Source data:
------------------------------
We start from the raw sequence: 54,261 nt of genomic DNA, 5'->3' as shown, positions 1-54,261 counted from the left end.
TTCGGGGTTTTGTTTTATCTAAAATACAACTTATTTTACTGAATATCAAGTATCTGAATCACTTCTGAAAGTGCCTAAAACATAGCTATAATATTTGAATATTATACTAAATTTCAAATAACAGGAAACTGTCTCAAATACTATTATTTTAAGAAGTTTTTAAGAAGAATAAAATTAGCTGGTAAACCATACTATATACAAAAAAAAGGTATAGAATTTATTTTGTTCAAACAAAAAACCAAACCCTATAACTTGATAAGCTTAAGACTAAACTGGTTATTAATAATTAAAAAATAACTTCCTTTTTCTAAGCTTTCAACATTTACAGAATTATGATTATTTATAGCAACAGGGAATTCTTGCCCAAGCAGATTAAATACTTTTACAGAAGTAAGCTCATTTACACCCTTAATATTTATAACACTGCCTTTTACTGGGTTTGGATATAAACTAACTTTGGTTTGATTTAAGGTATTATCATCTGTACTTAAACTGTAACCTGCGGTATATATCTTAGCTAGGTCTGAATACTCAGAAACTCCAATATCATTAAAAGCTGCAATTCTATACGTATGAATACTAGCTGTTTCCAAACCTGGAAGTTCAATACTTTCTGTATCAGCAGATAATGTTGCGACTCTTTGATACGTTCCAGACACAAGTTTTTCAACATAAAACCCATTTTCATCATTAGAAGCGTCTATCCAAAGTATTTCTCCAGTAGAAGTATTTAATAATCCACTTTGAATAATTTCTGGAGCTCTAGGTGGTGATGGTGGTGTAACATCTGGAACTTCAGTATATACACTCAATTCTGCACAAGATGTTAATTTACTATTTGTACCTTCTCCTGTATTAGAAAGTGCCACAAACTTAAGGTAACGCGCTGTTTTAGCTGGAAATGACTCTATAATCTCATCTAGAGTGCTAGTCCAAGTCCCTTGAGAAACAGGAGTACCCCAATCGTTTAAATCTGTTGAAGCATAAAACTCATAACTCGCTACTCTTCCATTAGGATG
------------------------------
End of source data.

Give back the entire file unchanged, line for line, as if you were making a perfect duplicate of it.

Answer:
We start from the raw sequence: 54,261 nt of genomic DNA, 5'->3' as shown, positions 1-54,261 counted from the left end.
TTCGGGGTTTTGTTTTATCTAAAATACAACTTATTTTACTGAATATCAAGTATCTGAATCACTTCTGAAAGTGCCTAAAACATAGCTATAATATTTGAATATTATACTAAATTTCAAATAACAGGAAACTGTCTCAAATACTATTATTTTAAGAAGTTTTTAAGAAGAATAAAATTAGCTGGTAAACCATACTATATACAAAAAAAAGGTATAGAATTTATTTTGTTCAAACAAAAAACCAAACCCTATAACTTGATAAGCTTAAGACTAAACTGGTTATTAATAATTAAAAAATAACTTCCTTTTTCTAAGCTTTCAACATTTACAGAATTATGATTATTTATAGCAACAGGGAATTCTTGCCCAAGCAGATTAAATACTTTTACAGAAGTAAGCTCATTTACACCCTTAATATTTATAACACTGCCTTTTACTGGGTTTGGATATAAACTAACTTTGGTTTGATTTAAGGTATTATCATCTGTACTTAAACTGTAACCTGCGGTATATATCTTAGCTAGGTCTGAATACTCAGAAACTCCAATATCATTAAAAGCTGCAATTCTATACGTATGAATACTAGCTGTTTCCAAACCTGGAAGTTCAATACTTTCTGTATCAGCAGATAATGTTGCGACTCTTTGATACGTTCCAGACACAAGTTTTTCAACATAAAACCCATTTTCATCATTAGAAGCGTCTATCCAAAGTATTTCTCCAGTAGAAGTATTTAATAATCCACTTTGAATAATTTCTGGAGCTCTAGGTGGTGATGGTGGTGTAACATCTGGAACTTCAGTATATACACTCAATTCTGCACAAGATGTTAATTTACTATTTGTACCTTCTCCTGTATTAGAAAGTGCCACAAACTTAAGGTAACGCGCTGTTTTAGCTGGAAATGACTCTATAATCTCATCTAGAGTGCTAGTCCAAGTCCCTTGAGAAACAGGAGTACCCCAATCGTTTAAATCTGTTGAAGCATAAAACTCATAACTCGCTACTCTTCCATTAGGATG